Medals are like buses. After Vebjorn Rodal claimed bronze in the men’s 800m in Gothenburg in 1995, Norway went 10 consecutive editions of the IAAF World Championships without winning a medal on the track. Then in a matter of days, at the IAAF World Championships London 2017, two appeared almost at once.
Having seen his teammate Karsten Warholm take gold over 400m hurdles on Wednesday 9 August in torrential rain, Filip Ingebrigtsen kept up the momentum four days later by finishing in the bronze medal position in the 1500m on the final night of the championships.
“Athletics has been on the down for 15 to 20 years in Norway, since Rodal,” said Ingebrigtsen. “Cross-country skiing has been taking all of the attention. Now with Karsten in the hurdles and me in the 1500m, hopefully we can get a lot of Norwegians interested in running, as we’ve shown in these championships that we are becoming a big nation in European athletics.”
In the 1500m final, the three Kenyans in the field, Elijah Manangoi, Timothy Cheruiyot and Asbel Kiprop, opened up a gap on the rest of the field. While the rest of his competitors watched and hesitated, afraid to take the initiative, Ingebrigtsen took off in chase of the leaders, and his audaciousness was rewarded with third place behind Manangoi and Cheruiyot, as Kiprop faded badly in the final 200m.
“Before the race I thought the Kenyans would work together and make it a fast race to get rid of the 800m guys before the home stretch. Unfortunately I was boxed in when they increased the pace. The other guys didn’t follow so I had to break free from them and try to catch them. I caught up with them but I couldn’t go past them. It was hard work to try to catch them. But I won a bronze so I’m happy.”
Along with older brother Henrik (26) and younger brother Jakob (16), 24-year-old Filip Ingebrigtsen is coached by father Gjert, and under his guidance the three have achieved considerable success. Filip claimed the gold medal over 1500m at the European Championships in Amsterdam last year. Closely behind him on that occasion was Henrik, who took bronze, to add to the gold and silver he won at the 2012 and 2014 European Championships respectively.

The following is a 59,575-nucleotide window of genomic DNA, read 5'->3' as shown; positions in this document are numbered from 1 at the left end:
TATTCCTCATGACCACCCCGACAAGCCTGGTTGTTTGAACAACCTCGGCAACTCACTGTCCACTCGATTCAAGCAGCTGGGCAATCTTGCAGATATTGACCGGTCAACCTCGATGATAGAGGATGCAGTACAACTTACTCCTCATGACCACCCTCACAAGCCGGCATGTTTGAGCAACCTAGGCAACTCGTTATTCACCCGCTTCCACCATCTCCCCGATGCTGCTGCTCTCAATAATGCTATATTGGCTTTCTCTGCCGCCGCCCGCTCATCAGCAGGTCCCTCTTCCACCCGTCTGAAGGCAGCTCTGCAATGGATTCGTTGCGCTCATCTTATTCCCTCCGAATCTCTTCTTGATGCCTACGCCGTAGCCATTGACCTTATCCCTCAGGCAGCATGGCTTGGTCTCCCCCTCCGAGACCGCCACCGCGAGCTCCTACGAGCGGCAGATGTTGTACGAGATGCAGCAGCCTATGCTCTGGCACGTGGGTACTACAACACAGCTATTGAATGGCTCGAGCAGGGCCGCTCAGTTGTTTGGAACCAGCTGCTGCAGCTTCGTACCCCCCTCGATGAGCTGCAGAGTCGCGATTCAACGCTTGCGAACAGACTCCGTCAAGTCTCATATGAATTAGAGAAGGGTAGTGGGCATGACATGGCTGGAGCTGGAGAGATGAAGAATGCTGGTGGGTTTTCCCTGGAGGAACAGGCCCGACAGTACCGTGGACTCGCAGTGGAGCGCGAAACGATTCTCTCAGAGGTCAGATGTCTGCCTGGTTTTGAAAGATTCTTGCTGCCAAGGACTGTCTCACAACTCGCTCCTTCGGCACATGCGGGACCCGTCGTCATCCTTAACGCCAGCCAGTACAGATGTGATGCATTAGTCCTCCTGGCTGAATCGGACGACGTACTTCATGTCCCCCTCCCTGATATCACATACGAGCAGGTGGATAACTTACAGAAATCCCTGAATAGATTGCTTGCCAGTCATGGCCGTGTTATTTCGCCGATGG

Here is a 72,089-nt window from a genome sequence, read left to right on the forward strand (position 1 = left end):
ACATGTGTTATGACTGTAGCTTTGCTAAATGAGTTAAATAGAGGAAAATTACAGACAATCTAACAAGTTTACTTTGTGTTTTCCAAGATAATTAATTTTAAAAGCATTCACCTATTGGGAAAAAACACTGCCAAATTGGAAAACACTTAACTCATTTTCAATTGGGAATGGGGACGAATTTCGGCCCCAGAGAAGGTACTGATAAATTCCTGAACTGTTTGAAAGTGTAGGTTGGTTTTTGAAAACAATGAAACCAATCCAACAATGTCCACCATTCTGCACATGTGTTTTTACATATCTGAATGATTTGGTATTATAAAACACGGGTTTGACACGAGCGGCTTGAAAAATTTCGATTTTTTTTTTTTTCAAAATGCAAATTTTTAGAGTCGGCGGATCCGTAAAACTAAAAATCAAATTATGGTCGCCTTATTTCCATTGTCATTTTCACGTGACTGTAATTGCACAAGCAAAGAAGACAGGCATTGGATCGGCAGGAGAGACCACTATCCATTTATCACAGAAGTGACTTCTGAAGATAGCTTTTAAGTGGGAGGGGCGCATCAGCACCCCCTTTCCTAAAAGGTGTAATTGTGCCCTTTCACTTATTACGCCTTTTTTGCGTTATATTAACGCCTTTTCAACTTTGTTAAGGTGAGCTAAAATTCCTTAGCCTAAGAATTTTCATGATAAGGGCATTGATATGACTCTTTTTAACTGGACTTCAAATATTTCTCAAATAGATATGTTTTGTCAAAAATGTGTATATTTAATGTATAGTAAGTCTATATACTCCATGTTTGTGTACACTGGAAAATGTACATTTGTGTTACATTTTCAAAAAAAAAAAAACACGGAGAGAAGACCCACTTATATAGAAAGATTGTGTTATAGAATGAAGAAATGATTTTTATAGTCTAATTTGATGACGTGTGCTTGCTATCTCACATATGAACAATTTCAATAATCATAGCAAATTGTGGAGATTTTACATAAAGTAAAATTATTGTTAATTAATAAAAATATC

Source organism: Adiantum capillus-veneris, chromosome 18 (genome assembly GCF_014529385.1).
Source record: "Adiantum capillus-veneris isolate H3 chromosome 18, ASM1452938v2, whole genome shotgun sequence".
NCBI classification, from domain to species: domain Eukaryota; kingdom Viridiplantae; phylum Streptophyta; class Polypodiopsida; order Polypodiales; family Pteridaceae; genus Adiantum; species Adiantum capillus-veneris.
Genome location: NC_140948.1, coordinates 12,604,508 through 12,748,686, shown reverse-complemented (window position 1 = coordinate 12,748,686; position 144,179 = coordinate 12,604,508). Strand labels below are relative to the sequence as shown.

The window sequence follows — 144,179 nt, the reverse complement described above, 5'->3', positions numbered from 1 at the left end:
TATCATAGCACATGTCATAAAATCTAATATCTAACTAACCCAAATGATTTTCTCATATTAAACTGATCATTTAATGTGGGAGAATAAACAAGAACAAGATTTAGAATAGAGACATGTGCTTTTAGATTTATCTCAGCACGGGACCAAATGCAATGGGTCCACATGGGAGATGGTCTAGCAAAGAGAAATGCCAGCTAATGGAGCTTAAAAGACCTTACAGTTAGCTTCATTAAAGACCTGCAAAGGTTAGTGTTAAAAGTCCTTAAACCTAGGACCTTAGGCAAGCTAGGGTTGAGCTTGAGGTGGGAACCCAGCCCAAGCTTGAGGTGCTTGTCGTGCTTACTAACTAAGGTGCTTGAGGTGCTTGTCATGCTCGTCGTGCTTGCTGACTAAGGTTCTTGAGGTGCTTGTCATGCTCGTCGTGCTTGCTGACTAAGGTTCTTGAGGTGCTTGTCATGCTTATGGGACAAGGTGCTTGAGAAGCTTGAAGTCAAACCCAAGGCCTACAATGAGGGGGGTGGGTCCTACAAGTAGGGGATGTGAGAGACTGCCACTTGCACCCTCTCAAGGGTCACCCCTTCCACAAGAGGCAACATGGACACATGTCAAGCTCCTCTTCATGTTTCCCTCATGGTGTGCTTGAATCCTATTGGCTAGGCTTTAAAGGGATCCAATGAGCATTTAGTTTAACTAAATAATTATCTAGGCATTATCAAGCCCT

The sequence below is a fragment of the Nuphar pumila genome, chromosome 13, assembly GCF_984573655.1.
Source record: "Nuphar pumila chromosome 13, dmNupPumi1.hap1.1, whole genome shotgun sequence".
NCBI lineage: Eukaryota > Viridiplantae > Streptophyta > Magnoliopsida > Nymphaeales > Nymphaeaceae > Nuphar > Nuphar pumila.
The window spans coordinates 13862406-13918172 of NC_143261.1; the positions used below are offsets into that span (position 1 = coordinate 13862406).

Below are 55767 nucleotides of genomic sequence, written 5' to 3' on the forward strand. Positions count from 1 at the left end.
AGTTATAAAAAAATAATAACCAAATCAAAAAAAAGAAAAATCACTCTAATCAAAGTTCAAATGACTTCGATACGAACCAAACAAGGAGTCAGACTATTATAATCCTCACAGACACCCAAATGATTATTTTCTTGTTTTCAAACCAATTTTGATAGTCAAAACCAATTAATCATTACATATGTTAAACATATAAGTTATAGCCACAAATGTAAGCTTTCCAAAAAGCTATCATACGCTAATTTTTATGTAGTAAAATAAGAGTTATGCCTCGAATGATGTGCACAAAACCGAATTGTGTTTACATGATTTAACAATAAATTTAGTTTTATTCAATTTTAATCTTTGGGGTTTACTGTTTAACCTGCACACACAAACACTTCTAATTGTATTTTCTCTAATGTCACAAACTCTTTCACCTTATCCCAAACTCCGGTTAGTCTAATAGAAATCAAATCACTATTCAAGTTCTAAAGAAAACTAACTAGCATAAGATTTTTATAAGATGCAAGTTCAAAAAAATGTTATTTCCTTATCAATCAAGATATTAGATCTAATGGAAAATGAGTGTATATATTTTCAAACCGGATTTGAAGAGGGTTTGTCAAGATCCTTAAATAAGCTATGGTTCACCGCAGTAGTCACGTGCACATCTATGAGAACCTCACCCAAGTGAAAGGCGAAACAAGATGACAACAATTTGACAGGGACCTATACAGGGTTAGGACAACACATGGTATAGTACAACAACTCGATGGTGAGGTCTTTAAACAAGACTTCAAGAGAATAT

Meanwhile Jakob has been making waves in 2017, appearing on the IAAF Diamond League circuit, and achieving the 5000m and 3000m steeplechase double at the European U20 Championships in Grosseto, Italy.
“It’s really competitive but we are also really close, and family means everything,” said Filip. “Henrik and I have been working together and running against each other for the last six years, so I have to give him some credit for this bronze medal.”
While absolutely delighted with his brother’s success in London, Henrik couldn’t help but re-emphasise just how competitive the three brothers are around each other, and how this is necessary in order to push themselves to greater heights.
“If one runs well, it puts more pressure on the other guys,” said Henrik. “Every workout is a competition.”
Their father is very quick to jump in and interrupt however, very much downplaying the existence of a competitive rivalry between his sons, preferring to focus on the training procedures he has put in place to enable them to become world-class middle-distance runners.
“I wouldn’t say that. I disagree,” said Gjert. “I would say it gives them confidence in the training procedures as they have somebody to train with. Of course they push each other, but in a good way. Because they are brothers, they like to see each other succeed.”
Filip has been used to competing alongside Henrik at major championships in recent years. However, his older brother has had to sit out the world championships due to injury, and instead helped out as an accredited coach for the Norwegian team in London.
“I was lucky enough to have him with me as a team coach,” said Filip. “It would have been empty if he wasn’t there. He’s been helping a lot with tactics. He’s been at a lot of championships over the years, so his experience has been helping me a lot. I gave him a hug after the final, and I noticed he shed a few tears.”
While the Ingebrigtsens are possibly now the most well-known family in world athletics, they started out from humble beginnings. Their mother gave birth for the first time aged 17, and never had a career in sport, although she was a recreational swimmer. Their father had no involvement in sport whatsoever. Many would see this lack of competitive experience as a barrier to becoming a successful coach, but Filip believes Gjert’s dedication and willingness to learn more than makes up for this.
“He’s a really smart guy. He’s always been following us closely in everything we do. He’s just been learning from a trial-and-error method. He’s always analysing the training and trying to improve. In the last four to five years he’s been a really good coach and our programmes have been really developed.”
With a first global medal secured, Filip has no plans to end his season just yet. He will run in the IAAF Diamond League meeting in Zurich later this month, before competing in the Norwegian Championships in his hometown of Sandnes.
Asked whether he’d be interested in a hypothetical 3 x 600m relay race against the other super-family of athletics, the Borlees, incorporating 400m runners Jonathon, Kevin and Dylan, he replied with a smile.
“Henrik’s too slow. They would beat us easily.”
Competitiveness in the Ingebrigtsen household is here to stay.
James Sullivan for the IAAF